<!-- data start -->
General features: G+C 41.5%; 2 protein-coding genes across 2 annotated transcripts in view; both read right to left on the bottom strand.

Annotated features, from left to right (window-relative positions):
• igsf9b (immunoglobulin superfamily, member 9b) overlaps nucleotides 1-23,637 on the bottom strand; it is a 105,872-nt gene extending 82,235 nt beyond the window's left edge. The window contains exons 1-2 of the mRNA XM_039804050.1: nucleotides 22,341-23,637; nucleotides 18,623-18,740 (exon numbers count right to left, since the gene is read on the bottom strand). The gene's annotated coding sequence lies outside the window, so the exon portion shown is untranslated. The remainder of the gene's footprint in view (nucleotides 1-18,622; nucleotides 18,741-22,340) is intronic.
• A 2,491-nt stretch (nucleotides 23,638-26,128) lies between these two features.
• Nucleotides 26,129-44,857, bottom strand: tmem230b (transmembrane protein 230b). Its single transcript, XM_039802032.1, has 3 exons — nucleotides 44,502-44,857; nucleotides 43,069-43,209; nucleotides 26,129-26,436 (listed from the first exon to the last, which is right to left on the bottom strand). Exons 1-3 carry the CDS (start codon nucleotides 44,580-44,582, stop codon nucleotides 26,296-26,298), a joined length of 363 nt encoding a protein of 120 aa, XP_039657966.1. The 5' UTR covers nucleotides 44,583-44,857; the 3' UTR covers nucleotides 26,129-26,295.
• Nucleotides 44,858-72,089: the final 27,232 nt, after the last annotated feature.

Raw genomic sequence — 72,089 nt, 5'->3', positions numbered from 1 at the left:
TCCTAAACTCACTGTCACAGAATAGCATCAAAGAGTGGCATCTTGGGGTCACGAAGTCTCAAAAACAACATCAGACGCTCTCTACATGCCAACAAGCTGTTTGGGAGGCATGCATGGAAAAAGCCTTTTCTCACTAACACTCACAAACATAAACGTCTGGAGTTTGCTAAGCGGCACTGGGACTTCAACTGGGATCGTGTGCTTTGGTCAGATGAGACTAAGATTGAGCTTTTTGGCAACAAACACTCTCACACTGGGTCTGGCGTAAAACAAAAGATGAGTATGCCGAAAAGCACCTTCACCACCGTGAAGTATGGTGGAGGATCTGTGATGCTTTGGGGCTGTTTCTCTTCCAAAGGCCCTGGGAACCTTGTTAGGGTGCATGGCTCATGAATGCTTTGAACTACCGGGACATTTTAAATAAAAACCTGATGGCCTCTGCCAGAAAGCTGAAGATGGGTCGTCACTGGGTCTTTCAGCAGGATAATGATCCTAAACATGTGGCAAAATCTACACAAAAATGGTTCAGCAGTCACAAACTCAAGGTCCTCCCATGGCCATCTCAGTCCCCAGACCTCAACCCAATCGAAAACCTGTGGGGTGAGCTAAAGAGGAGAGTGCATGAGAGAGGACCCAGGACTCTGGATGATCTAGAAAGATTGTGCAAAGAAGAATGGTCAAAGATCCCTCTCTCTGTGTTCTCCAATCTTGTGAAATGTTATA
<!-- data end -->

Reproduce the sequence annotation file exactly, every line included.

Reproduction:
General features: G+C 41.5%; 2 protein-coding genes across 2 annotated transcripts in view; both read right to left on the bottom strand.

Annotated features, from left to right (window-relative positions):
• igsf9b (immunoglobulin superfamily, member 9b) overlaps nucleotides 1-23,637 on the bottom strand; it is a 105,872-nt gene extending 82,235 nt beyond the window's left edge. The window contains exons 1-2 of the mRNA XM_039804050.1: nucleotides 22,341-23,637; nucleotides 18,623-18,740 (exon numbers count right to left, since the gene is read on the bottom strand). The gene's annotated coding sequence lies outside the window, so the exon portion shown is untranslated. The remainder of the gene's footprint in view (nucleotides 1-18,622; nucleotides 18,741-22,340) is intronic.
• A 2,491-nt stretch (nucleotides 23,638-26,128) lies between these two features.
• Nucleotides 26,129-44,857, bottom strand: tmem230b (transmembrane protein 230b). Its single transcript, XM_039802032.1, has 3 exons — nucleotides 44,502-44,857; nucleotides 43,069-43,209; nucleotides 26,129-26,436 (listed from the first exon to the last, which is right to left on the bottom strand). Exons 1-3 carry the CDS (start codon nucleotides 44,580-44,582, stop codon nucleotides 26,296-26,298), a joined length of 363 nt encoding a protein of 120 aa, XP_039657966.1. The 5' UTR covers nucleotides 44,583-44,857; the 3' UTR covers nucleotides 26,129-26,295.
• Nucleotides 44,858-72,089: the final 27,232 nt, after the last annotated feature.

Raw genomic sequence — 72,089 nt, 5'->3', positions numbered from 1 at the left:
TCCTAAACTCACTGTCACAGAATAGCATCAAAGAGTGGCATCTTGGGGTCACGAAGTCTCAAAAACAACATCAGACGCTCTCTACATGCCAACAAGCTGTTTGGGAGGCATGCATGGAAAAAGCCTTTTCTCACTAACACTCACAAACATAAACGTCTGGAGTTTGCTAAGCGGCACTGGGACTTCAACTGGGATCGTGTGCTTTGGTCAGATGAGACTAAGATTGAGCTTTTTGGCAACAAACACTCTCACACTGGGTCTGGCGTAAAACAAAAGATGAGTATGCCGAAAAGCACCTTCACCACCGTGAAGTATGGTGGAGGATCTGTGATGCTTTGGGGCTGTTTCTCTTCCAAAGGCCCTGGGAACCTTGTTAGGGTGCATGGCTCATGAATGCTTTGAACTACCGGGACATTTTAAATAAAAACCTGATGGCCTCTGCCAGAAAGCTGAAGATGGGTCGTCACTGGGTCTTTCAGCAGGATAATGATCCTAAACATGTGGCAAAATCTACACAAAAATGGTTCAGCAGTCACAAACTCAAGGTCCTCCCATGGCCATCTCAGTCCCCAGACCTCAACCCAATCGAAAACCTGTGGGGTGAGCTAAAGAGGAGAGTGCATGAGAGAGGACCCAGGACTCTGGATGATCTAGAAAGATTGTGCAAAGAAGAATGGTCAAAGATCCCTCTCTCTGTGTTCTCCAATCTTGTGAAATGTTATA